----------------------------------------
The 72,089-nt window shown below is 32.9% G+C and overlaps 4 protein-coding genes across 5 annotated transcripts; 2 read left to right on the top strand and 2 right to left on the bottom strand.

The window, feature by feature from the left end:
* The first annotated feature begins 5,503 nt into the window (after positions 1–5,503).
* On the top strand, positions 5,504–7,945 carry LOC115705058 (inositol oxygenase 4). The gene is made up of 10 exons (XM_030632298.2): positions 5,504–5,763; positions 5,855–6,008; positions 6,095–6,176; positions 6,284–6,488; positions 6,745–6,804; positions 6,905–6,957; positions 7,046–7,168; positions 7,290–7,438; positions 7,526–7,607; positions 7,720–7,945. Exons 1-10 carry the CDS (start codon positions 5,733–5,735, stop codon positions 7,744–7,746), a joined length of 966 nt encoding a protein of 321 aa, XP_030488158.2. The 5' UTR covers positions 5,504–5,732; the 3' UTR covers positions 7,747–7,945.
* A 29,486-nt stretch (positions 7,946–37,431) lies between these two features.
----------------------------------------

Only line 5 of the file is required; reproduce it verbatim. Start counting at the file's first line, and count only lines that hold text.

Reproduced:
* A 29,486-nt stretch (positions 7,946–37,431) lies between these two features.